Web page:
A Book I Wish More Readers Would Enjoy

Sometimes when I interview readers for this blog, I ask: what book do you wish more readers would read?

Today I wish to answer my own question. Not with some thick tome, some bit of philosophy I consider very important. I answer with the title of a moving read too many of you have missed.

News of the World by Paulette Jiles. It is a beautiful read, a tale that scoops one up for a ride that doesn’t stop until the last page is read. Since I wrote about this book previously in a blog post, it became a finalist for the National Book Award. I expect that book clubs will love it.

In this tale of the Old West 10-year-old Johanna, captured by Kiowa raiders at age 6, has lived among them since that time. Captain Jefferson Kyle Kidd who is a 70 year old war veteran rescues her and plans to take her to live with relatives near San Antonio. It is to be a long journey. Johanna is frightened, doesn’t remember English and is reluctant to go.

The journey is remarkable for a number of reasons. The characters are absolute standouts whose interactions and learnings along the way will amaze the reader. Joanna manages feats more exciting than Wonder Woman on a comic strip page. The author writes movingly of her characters and of Texas in the late 1870s. It is a timely story told in lovely prose.

It is a must read for history lovers and for those that are willing to see an often maligned landscape in a new light. The characters pack a real whollop. This title was named the top book of 2016 by BookPage. Oh, and it’s expected to become a film starring Tom Hanks. Perfect casting. This one I have to see. I hope you read this book and see the movie when it comes out. It’s a small book, filled with a tight, tense story, but so satisfying. Go on – give it a try!



News of the World: a novel
Author Paulette Jiles
Publisher: William Morrow (2016)
Genre: Historical Fiction
Hardcover Edition: 209 pages
Source: Personal copy

This author’s first well-known book Enemy Women introduced readers to conditions and happenings in Missouri during the Civil War. That was new territory to many. Now, in what may be her best novel yet, she takes readers to another unfamiliar circumstance in the 19th century. The story told in News of the World takes place in central Texas in 1870 where 72-year-old Captain Kid, a former soldier and printer now earns his living through live readings from newspapers to citizens of small towns. These folks are hungry for news of the world and pay a dime to listen to the distinguished man with the booming, well-modulated voice.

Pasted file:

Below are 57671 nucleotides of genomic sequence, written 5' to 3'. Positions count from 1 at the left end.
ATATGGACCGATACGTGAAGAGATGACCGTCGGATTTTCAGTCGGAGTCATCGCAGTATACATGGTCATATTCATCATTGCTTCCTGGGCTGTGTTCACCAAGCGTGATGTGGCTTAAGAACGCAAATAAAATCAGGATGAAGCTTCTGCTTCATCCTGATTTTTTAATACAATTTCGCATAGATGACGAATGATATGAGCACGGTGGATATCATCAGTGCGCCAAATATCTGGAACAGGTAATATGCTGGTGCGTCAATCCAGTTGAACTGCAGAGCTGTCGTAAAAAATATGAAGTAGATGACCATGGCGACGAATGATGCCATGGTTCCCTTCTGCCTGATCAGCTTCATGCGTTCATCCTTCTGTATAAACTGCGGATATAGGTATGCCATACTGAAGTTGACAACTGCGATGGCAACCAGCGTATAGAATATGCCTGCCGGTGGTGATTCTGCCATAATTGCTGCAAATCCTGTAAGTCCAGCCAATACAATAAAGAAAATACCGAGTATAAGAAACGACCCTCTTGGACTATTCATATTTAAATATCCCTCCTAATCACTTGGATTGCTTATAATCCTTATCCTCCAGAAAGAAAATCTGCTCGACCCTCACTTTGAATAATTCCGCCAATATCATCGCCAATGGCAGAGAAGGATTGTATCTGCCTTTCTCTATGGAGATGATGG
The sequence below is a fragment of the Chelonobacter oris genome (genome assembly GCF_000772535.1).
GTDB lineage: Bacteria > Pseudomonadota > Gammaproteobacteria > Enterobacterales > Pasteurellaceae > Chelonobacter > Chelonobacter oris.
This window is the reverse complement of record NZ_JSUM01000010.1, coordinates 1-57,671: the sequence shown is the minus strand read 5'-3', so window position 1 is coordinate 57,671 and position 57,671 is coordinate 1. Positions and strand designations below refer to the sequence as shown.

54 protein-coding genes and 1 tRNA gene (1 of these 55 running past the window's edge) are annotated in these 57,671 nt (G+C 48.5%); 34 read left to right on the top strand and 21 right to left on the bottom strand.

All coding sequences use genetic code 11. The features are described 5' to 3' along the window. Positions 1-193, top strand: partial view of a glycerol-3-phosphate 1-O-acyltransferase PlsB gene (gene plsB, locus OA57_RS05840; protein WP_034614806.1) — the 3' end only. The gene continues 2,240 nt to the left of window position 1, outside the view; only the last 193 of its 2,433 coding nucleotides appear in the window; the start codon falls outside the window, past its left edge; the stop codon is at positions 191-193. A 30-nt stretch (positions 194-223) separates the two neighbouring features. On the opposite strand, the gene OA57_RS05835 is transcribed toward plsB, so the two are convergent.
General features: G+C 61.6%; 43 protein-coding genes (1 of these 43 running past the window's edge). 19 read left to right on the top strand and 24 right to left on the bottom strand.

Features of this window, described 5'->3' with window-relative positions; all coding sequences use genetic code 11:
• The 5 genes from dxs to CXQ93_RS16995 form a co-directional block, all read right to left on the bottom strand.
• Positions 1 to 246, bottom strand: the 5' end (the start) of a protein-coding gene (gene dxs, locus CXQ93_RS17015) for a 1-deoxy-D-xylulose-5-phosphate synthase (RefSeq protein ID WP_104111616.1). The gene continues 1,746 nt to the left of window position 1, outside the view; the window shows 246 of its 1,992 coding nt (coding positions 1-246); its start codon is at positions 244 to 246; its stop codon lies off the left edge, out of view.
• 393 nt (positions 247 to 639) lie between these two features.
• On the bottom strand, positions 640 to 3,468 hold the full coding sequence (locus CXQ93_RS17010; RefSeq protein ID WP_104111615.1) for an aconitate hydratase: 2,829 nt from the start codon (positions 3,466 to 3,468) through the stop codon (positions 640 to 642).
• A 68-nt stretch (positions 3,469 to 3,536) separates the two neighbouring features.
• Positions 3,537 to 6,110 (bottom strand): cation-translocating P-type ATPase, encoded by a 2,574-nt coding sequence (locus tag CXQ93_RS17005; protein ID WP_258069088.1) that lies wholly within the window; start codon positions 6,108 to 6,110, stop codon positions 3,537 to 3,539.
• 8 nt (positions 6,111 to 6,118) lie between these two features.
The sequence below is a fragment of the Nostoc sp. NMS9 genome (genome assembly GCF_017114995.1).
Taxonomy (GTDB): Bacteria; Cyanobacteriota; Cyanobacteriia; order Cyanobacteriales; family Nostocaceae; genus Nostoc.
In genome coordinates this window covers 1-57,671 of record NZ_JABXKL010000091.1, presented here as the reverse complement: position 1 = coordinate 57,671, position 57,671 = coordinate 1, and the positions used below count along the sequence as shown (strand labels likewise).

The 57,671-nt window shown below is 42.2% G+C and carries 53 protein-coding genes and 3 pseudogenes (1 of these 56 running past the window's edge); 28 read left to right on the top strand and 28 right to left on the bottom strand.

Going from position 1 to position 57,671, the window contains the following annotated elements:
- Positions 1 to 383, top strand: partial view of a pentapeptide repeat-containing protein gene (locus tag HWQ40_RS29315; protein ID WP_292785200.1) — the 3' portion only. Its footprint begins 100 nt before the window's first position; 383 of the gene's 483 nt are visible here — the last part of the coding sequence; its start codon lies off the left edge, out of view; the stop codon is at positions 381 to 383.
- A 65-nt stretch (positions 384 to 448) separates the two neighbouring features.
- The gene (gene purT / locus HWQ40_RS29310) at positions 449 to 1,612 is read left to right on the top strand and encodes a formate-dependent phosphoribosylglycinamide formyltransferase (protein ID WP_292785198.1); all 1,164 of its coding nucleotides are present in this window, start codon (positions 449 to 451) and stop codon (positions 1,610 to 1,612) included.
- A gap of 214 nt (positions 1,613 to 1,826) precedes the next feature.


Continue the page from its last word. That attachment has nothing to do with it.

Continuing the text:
At the beginning of the story, Captain Kidd is charged with returning a young Kiowa girl who was captured from her Texas family and now has been rescued from the Kiowa tribe. Their journey is many miles long through wild and dangerous territory.

The journey is much more than the danger. It takes the reader through the Texas landscape, which comes alive in surprising beauty. Jiles ability to conjure the geology and geography of Texas, more beautiful than many readers may have imagined or appreciated. There is magic in the different rivers, each with its own personality. Every scene, every variety of grass, every strain of rock comes filled with life.

The developing relationship between the wild young Indian girl, Johanna, who has no memory of her white life and the aging Captain Kidd is amazing to witness as they meet life on the road and experience terrorizing adventures. Most hearts melt, in the story, and among readers. It is amazing. And, it is amazing to witness Johanna’s learning and changing.

Captivity narratives true to life seldom involved easy or complete transformations. These stories are an opportunity to see white civilization from the outside, not always a pretty picture. This exquisitely written story, grounded in reality and known psychology, is an outstanding example of that genre. The poetry-like prose touches the ear and the heart. Jiles writes with great clarity. And – there is plenty of action-adventure. It’s a vigorous story. The author’s empathy and love for her characters paves the wave for greater understanding. Fresh viewpoints ring loudly as news of our world worthy of our attention.

Highly recommended!

If you are interested in captivity narratives, comment and I will e-mail several titles I have enjoyed.